Having duly admired these recumbent beasts we trekked back toward the jetty via a different route. Another sub-adult Komodo Dragon was mooching around the beach area. A fitting gift before we departed for the ‘Pink Beach’.
It was a chance for another snorkelling session. Here the reef starts only a few metres from the beach itself and doing this tour turned out to be a good decision. The reef was in great condition and the diversity and abundance of fish was hard to comprehend. It was also the first time I have succeeded in getting Adele out snorkelling properly. We both had a ball. If you ever visit Komodo don’t miss out on snorkelling here. (I wore a T-shirt to stop my back from burning, however I forgot about my legs and they had turned a startling shade of pink after a couple of hours!)
As we waited to return to our small passenger boat I scanned the trees and bushes for birdlife. Most, like the Collared Kingfisher and Greater Coucal were too far away for satisfactory photography but at least the local Lemon-bellied White-eyes came close.
We returned to the ship in high spirits and excited about the cetacean prospects as we departed Komodo Island. A juvenile Crested Tern flew close to the ship as the anchor was lifted and we had barely got underway when we were joined by some rather small and pale Bottlenose Dolphins, they appeared to be Indo-Pacific Bottlenose but my images were inconclusive. As we ventured out to deeper water they disappeared but were soon replaced by bigger darker bottlenose.
By the time we hit the really deep water most of the passengers had headed below decks. This was a pity as a huge explosion in the water probably 3 miles ahead of the ship heralded the appearance of a pod of Sperm Whales. Their characteristic blows suggested a minimum of 10 animals at the surface. A couple of animals indulged in tail slapping and spyhopping. They weren’t close enough for photography purposes but I did get a few folks onto them through the scope. A Rorqual whale ‘blew’ in between them but we never saw the animal itself.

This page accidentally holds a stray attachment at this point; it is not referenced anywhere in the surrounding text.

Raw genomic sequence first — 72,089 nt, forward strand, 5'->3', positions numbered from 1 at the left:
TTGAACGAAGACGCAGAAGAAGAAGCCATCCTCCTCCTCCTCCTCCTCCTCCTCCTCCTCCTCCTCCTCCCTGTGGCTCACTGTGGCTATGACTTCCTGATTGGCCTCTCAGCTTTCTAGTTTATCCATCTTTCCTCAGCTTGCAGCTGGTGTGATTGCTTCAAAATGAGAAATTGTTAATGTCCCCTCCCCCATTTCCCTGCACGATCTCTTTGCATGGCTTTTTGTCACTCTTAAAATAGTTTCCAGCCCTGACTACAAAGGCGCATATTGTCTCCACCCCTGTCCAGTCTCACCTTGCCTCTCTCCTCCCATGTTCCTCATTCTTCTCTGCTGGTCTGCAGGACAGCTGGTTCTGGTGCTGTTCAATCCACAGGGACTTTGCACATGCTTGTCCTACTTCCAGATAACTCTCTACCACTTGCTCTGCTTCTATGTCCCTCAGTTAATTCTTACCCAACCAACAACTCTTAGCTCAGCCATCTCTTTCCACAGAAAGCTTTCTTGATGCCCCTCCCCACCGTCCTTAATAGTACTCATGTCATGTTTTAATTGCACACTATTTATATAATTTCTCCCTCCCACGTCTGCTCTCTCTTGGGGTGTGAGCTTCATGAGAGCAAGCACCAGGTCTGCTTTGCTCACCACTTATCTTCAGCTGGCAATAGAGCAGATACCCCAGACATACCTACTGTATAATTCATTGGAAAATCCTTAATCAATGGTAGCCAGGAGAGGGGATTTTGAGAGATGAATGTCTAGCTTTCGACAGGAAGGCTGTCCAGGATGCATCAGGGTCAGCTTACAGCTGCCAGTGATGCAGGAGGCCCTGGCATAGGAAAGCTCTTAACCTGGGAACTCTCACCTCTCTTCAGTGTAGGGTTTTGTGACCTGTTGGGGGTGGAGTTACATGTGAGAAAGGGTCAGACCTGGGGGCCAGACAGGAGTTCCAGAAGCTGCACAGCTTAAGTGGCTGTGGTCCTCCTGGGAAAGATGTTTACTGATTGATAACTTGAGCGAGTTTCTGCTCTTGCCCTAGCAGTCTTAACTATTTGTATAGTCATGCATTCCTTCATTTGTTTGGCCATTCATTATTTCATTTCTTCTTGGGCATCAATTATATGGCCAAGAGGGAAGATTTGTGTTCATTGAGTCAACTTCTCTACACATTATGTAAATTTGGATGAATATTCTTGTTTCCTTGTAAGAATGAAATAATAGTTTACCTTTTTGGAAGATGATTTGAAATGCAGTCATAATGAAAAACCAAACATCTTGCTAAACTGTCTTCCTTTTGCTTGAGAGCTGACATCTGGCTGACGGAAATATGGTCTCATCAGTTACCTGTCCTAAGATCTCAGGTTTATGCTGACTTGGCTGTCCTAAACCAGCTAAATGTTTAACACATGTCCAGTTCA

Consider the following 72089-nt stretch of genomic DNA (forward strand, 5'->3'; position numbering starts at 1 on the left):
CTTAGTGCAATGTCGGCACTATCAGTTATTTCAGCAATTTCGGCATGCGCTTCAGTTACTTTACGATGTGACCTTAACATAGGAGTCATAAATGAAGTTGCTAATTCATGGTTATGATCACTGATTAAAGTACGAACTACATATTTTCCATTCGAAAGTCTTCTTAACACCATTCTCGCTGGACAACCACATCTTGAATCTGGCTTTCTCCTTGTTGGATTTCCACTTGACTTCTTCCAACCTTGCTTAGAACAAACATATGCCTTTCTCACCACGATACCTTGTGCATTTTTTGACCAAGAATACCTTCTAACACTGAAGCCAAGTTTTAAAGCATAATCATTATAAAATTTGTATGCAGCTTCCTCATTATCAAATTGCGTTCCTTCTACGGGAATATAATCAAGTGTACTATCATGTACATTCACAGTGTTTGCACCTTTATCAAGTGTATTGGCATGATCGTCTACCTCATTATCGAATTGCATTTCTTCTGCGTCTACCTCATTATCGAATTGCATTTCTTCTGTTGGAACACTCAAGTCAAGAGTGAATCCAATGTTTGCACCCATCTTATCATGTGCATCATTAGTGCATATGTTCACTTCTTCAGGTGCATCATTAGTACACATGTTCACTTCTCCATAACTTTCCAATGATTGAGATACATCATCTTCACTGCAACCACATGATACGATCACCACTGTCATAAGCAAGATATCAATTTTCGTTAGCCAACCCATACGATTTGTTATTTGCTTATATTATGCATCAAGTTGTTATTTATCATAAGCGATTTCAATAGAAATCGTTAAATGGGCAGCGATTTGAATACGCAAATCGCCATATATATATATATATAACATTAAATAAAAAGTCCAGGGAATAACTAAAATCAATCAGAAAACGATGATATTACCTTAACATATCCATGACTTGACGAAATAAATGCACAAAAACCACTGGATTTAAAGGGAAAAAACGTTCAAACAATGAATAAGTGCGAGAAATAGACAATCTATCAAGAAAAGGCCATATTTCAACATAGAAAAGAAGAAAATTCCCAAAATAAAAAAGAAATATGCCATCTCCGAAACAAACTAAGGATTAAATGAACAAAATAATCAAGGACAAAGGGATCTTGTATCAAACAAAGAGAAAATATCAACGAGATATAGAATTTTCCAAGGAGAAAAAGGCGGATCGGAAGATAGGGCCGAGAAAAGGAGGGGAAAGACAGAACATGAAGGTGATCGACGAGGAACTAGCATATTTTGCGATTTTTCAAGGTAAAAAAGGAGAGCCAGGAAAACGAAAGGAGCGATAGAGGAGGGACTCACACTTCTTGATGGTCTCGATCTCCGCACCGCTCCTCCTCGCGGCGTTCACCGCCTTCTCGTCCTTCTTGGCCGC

As the sun began to set Adele an I were left on our own to enjoy the vista of Mount Agung erupting in the far distance. The Savu Sea had one more gift to bestow as another pod of Fraser’s Dolphin boiled in the water off our port side. What a special and rare day this had been.
As dawn rose on the 13th we were headed through the Lombok Strait. It quickly became apparent just how rich this location was for cetaceans. A large scattered pod of ‘Offshore’ Bottlenose Dolphins sped around the ship and they were soon followed by several pods of Spinner Dolphins. We also had a small pod of False Killer Whale.
Alongside the cetaceans we had a good mix of seabirds, again dominated by Brown and Red-footed Boobies but it also included several new species for the trip, namely, 3 Long-tailed Skuas, a couple of ‘bengalensis’ Lesser Crested Tern and, best of all, a sub-adult White-tailed Tropicbird that briefly overflew the small gathered group on deck 10.
Around 2.00pm came our last big dolphin moment of the cruise when a huge pod, 200+ Melon-headed Whale surfaced a quarter mile off our port side.
The next two days at sea were something of an anti-climax. The Java Sea and Karimata Strait are fairly shallow and on this occasion were fairly devoid of birds and dolphins (though we would spot the occasional sea snake and some tuna boils to keep some interest going). Sadly, one of the most indelible impressions in this stretch of sea is the catastrophic level of plastic pollution throughout the water column. Most of it must be entering the Java Sea through the surrounding river systems of Indonesia and Malaysia.